All legitimate issues. Definitely worthy of a movie.

But do they really need to show all that torturing? Where’s the subtlety? Where’s the art? Okay, forget “Torture Area.” That’s too 1942. Try this. You’re in the room, the torturer reaches for the electrodes, and you cut away, leaving the rest to our imaginations. Or you show some of the torturing, but indirectly, through shadows on the Torture Room wall.

No, huh?

Well I don’t agree.

There are classier and more powerful ways to make the point. Consider the 1982 Jack Lemmon movie, Missing. Costa Gavras directing. The storyline there was: A father goes to a South American country to find out what happened to his son, who’s disappeared. It turns out the son has been tortured and killed. The difference is in Missing, everything is hinted at. Nothing is on the screen.

“That’s a copout! If you don’t show the torturing, you’re leaving out the most gut-wrenching element of the story.”

Wrong, Italics Man. You’re just leaving out the torturing. Missing is emotionally devastating. You’re completely engrossed, watching a desperate father battling a stonewalling bureaucracy. The man wants to know what happened to his son. Not what they did to him. Is he alive?

I’ll bet Missing made more money than Rendition. It also won a number of awards, including an Oscar for best screenplay adapted from another medium. The torturing in Rendition can’t be justified on either artistic or “commercial” grounds. Which leaves us the question:

“What is it in there for?”

The Moviemakers’ Response

“We, the moviemakers, deplore torture, and we want it to stop. In our opinion, the best way to gain public support for our position is to depict this immorality as graphically as possible, so the audience, appalled by what they’ve witnessed, will be motivated to oppose it.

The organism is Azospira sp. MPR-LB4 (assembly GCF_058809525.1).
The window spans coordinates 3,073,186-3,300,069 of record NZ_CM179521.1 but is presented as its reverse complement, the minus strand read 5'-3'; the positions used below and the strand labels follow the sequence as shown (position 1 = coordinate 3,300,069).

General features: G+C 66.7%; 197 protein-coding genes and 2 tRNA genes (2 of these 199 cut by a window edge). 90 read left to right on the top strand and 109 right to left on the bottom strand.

Yeah, yeah.

Slightly More Intelligent Rebuttal

Moviegoers have been there before.


Cecil B. DeMille.

Big-time movie director in the first half of the Twentieth Century. Specialized in “bible pictures.” King of Kings. The Ten Commandments. Samson and Delilah.

Leaning heavily in a conservative direction, DeMille was fundamentally opposed to sin. Especially licentiousness, which my dictionary defines as acting “sexually unrestrained.”

DeMille’s message: “Licentiousness damages the victims, destroys the souls of the participants, and brings strongly into question who we are as a people. To make sure you understand what I mean by ‘licentiousness’, so if licentiousness crosses your path, you will refrain from joining in, I will show exactly what it looks like.”

He makes his “bible pictures.” Licentiousness everywhere. Dancing girls in diaphanous attire. Provocative glares and leering responses. Kissing. Fondling. Whatever the movie Code of Decency will allow, and before the Code, more.

Is it gratuitous? Not at all.

It’s educational.